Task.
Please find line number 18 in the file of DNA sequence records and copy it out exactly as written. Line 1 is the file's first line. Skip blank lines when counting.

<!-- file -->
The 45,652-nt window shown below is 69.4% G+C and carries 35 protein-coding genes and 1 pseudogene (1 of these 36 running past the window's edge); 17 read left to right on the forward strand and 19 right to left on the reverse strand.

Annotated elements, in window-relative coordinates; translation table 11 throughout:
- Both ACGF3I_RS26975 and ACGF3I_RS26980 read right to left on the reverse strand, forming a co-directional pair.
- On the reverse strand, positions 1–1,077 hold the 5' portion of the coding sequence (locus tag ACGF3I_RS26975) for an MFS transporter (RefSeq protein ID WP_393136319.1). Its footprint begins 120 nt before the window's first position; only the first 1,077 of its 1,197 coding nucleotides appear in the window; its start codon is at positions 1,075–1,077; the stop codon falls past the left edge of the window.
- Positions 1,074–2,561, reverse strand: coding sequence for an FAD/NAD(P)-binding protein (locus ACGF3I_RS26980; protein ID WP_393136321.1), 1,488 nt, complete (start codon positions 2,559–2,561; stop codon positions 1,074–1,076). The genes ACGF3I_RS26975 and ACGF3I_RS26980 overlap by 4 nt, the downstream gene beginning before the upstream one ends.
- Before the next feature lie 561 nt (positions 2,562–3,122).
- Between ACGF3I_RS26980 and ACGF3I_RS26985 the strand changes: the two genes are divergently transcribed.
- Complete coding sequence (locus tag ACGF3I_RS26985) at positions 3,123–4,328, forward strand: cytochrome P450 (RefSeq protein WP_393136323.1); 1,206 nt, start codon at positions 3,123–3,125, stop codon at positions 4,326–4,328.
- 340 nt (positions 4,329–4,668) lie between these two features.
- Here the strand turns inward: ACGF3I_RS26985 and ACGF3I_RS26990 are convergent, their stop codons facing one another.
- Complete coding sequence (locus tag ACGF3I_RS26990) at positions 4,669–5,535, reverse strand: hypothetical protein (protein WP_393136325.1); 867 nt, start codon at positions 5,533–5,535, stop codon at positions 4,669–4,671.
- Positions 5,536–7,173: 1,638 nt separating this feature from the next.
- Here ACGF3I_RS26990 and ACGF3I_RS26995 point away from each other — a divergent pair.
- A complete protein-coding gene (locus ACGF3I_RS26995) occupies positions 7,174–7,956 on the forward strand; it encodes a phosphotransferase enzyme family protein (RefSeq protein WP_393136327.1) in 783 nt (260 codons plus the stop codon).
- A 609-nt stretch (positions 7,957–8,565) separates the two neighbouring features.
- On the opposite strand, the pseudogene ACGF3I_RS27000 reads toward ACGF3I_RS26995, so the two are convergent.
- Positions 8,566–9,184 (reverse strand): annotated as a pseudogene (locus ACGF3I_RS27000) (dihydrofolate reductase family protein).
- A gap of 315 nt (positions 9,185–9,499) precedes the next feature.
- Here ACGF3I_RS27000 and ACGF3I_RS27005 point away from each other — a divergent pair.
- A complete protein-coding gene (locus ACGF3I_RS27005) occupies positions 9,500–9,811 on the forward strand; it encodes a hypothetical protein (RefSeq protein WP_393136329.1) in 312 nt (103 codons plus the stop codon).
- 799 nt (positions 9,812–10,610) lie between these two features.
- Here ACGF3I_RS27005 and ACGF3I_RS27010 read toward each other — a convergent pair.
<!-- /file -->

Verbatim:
- A gap of 315 nt (positions 9,185–9,499) precedes the next feature.